- Development & Aid
- Economy & Trade
- Human Rights
- Global Governance
- Civil Society
Thursday, October 27, 2016
- Taj Bibi’s eyes well up as she recalls the day her ten-year-old son was shot dead, a victim of the violence sweeping through the port city of Karachi since early July. “My three sons, the 12-year-old twins and Adnan, 10, went out to play cricket in the street after lunch. Around 4 pm, the twins came running to tell me that Adnan had been shot. By the time I got there he’d breathed his last,” said Bibi, a Pashtun. Qasba Colony where she lives has turned into a war zone, with hundreds reported dead in the latest bout of ethnic violence between Pashtuns and Mohajirs, that has become a feature of Karachi.
“I know who killed my son,” Bibi says without a pause. “It’s the MQM; they want to get rid of the Pashtuns,” she says. Her reference was to the Muttahida Qaumi Movement, which represents Mohajirs, or Urdu-speakers who arrived here from India after the 1947 partition of the Indian sub-continent.
Challenging the MQM’s dominance of Karachi is the Awami National Party (ANP) that defends the interests of Pashtun settlers from the north-western Khyber Pakhtunkwa province.
Although Pashtuns have been settling in Karachi for decades, their migration has increased after homelands in the northwest turned into a frontline in the United States-led war against the Taliban and al-Qaeda in neighbouring Afghanistan.
Zahid Farooq, a social worker and resident of Qasba, holds both the MQM and the ANP responsible for the current round of violence. “This battle is in preparation for the next elections, almost a year from now.”
The ANP, however, continues to be part of both provincial and central governments led by the PPP, showing up the fracture lines between the Mohajirs and the Pashtuns, especially in places like the volatile Qasba Colony.
“The Pashtuns are trying to organise themselves on the same lines as the MQM and make Qasba a Pashtun majority area. They are forcing the Urdu-speaking people to shift elsewhere. In other areas, the MQM is doing exactly the same,” Farooq said.
Currently 50 percent of Qasba Colony’s 100,000 residents are Urdu-speaking Mohajirs while Pushtuns make up about 40 percent.
According to Farooq, the upshot of the ethnic wars is that Karachi is gradually being bifurcated along ethnic lines with trigger-happy gunmen opening up whenever someone transgresses a perceived boundary.
Peace activist Naeem Sadiq sees the carnage simply as “armed militant gangs fighting turf wars for control, influence, resources and land,” while the blame gets passed on to the ethnic divide. Sadiq holds “government officials and politicians” equally responsible since many of them are known to be working hand-in-glove with criminal gangs.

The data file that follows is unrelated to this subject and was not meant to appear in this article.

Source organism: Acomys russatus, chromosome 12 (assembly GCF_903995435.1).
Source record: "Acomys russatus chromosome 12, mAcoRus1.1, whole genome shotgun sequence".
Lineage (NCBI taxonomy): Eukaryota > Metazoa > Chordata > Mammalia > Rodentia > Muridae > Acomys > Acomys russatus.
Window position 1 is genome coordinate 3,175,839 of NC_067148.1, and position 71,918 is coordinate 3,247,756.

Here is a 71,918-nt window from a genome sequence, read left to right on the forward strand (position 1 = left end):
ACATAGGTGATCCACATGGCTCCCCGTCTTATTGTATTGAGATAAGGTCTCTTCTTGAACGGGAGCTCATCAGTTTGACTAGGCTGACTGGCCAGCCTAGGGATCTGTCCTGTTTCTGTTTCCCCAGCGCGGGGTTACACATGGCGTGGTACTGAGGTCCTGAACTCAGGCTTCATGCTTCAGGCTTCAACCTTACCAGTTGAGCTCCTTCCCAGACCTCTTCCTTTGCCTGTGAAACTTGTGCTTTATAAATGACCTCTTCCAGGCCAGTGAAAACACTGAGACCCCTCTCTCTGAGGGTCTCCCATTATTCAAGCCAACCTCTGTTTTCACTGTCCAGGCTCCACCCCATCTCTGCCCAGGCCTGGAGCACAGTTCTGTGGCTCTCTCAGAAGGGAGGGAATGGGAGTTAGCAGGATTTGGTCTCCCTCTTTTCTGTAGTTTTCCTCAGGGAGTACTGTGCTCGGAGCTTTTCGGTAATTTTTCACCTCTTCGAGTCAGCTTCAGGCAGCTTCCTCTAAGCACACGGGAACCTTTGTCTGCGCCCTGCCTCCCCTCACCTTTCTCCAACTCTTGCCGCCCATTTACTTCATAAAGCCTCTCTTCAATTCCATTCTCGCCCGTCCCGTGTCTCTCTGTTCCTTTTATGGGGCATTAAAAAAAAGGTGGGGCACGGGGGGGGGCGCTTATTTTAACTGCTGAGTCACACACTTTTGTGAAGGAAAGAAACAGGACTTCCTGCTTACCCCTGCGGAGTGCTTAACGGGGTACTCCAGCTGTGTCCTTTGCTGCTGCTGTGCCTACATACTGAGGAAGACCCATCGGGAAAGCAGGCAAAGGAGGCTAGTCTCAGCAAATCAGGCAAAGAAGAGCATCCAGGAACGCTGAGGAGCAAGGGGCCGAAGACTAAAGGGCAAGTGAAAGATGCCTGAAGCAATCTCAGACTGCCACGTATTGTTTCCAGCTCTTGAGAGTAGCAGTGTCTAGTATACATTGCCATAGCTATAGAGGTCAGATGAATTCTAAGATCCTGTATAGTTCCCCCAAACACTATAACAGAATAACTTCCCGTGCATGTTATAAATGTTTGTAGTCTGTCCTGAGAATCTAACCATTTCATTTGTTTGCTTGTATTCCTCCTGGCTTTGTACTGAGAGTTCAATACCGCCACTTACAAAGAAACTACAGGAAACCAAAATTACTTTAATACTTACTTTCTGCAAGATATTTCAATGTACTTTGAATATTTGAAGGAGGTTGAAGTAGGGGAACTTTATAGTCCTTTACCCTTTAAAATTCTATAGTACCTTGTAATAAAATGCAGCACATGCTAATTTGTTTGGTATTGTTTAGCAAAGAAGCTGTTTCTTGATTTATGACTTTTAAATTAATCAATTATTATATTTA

Sadiq’s views gain credence in the light of the fact that the law enforcement agencies appear helpless in stemming the bloodbath, despite heavy deployment of police and paramilitary troops in the city.
With the wave of violence spilling over into August and the Muslim holy month of Ramadan, there are fears that the final toll may surpass the 900 figure of those who died in the 1995 ethnic violence.
According to the independent Human Rights Commission of Pakistan, of the 800 people killed since January, more than 300 died in July.
Karachi, with a population of nearly 18 million, is Pakistan’s largest metropolis and the country’s financial hub. The latest strife was among factors that caused the Karachi Stock Exchange to dip to a four-month low last week.
Civil society activists say it is the poor and the innocent who are taking the brunt of the violence rather than those who are likely to be investing in the stock exchange.
“Our years of work in education have come to a naught,” says Abdul Waheed, who has for the last 18 years been running an educational non-governmental organisation in the Qasba Colony, motivating parents to send their children to school. Four public schools and another 20 private, semi-private or those being run on charity, remain shut as teachers do not venture into the violence-prone areas of Karachi.
Parents are equally reluctant to put their children at risk. “Since last month 14 schoolchildren have been shot dead,” says Waheed. “Already an estimated 30,000 children are out of school in this poor neighbourhood which has a literacy rate of about seven percent.
“I don’t see the rulers worried about it; what they are worried about is that they remain in government. In any case not one rich or influential person has been killed; and the poor don’t count.”
Waheed does not see an end to the violence anytime soon. “Not only do the poor get killed, caught as they are in the crosshairs, they remain stuck at home for days without food and unable to work, attend school or get medical help when violence erupts.”
If there is an agenda that all political parties agree on it is the disarming of the city. “If you want to save Karachi, the face and index of Pakistan, then de-weaponise it,” Azam Swati, minister for science and technology, told the national senate last week.
According to PPP senator Faisal Raza Abidi, there are 5,000 hit men in the city patronised by political parties. Civil society groups monitoring violence in the country believe there may be as many as 20 million firearms in Karachi, mostly illegal.
Interior Minister Rehman Malik has announced cancelling all gun licences by the end of the month. “From September anyone caught with a weapon with the old licences will be dealt with seriously,” he said.
But such promises have often been made in the past and then abandoned for lack of political will, says Sadiq. “We need a government that is not corrupt; that itself does not consist of criminals and that is willing to go after the weapons. Regretfully, this is not the case today.”